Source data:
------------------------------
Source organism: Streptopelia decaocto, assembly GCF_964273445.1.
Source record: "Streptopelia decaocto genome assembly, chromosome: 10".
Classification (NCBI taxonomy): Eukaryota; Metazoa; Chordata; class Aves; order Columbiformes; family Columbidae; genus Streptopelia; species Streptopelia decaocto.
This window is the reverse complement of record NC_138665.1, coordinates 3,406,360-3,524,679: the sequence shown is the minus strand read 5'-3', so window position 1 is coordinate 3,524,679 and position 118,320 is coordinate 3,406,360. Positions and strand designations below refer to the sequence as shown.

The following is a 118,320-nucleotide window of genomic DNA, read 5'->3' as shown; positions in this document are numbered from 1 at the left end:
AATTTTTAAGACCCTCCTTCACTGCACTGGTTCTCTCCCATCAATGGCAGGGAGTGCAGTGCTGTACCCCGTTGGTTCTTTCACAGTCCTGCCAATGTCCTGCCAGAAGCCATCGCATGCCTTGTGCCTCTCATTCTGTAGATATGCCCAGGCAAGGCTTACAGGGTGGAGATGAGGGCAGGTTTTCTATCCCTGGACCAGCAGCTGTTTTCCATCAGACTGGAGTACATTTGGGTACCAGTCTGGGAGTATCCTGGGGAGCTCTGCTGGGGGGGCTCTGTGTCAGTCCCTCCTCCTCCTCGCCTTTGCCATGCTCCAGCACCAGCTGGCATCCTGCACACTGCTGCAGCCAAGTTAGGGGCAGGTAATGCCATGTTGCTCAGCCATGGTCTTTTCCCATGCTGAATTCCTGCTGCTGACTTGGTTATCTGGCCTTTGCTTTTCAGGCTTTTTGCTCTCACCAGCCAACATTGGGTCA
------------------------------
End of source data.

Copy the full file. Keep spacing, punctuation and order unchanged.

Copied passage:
Source organism: Streptopelia decaocto, assembly GCF_964273445.1.
Source record: "Streptopelia decaocto genome assembly, chromosome: 10".
Classification (NCBI taxonomy): Eukaryota; Metazoa; Chordata; class Aves; order Columbiformes; family Columbidae; genus Streptopelia; species Streptopelia decaocto.
This window is the reverse complement of record NC_138665.1, coordinates 3,406,360-3,524,679: the sequence shown is the minus strand read 5'-3', so window position 1 is coordinate 3,524,679 and position 118,320 is coordinate 3,406,360. Positions and strand designations below refer to the sequence as shown.

The following is a 118,320-nucleotide window of genomic DNA, read 5'->3' as shown; positions in this document are numbered from 1 at the left end:
AATTTTTAAGACCCTCCTTCACTGCACTGGTTCTCTCCCATCAATGGCAGGGAGTGCAGTGCTGTACCCCGTTGGTTCTTTCACAGTCCTGCCAATGTCCTGCCAGAAGCCATCGCATGCCTTGTGCCTCTCATTCTGTAGATATGCCCAGGCAAGGCTTACAGGGTGGAGATGAGGGCAGGTTTTCTATCCCTGGACCAGCAGCTGTTTTCCATCAGACTGGAGTACATTTGGGTACCAGTCTGGGAGTATCCTGGGGAGCTCTGCTGGGGGGGCTCTGTGTCAGTCCCTCCTCCTCCTCGCCTTTGCCATGCTCCAGCACCAGCTGGCATCCTGCACACTGCTGCAGCCAAGTTAGGGGCAGGTAATGCCATGTTGCTCAGCCATGGTCTTTTCCCATGCTGAATTCCTGCTGCTGACTTGGTTATCTGGCCTTTGCTTTTCAGGCTTTTTGCTCTCACCAGCCAACATTGGGTCA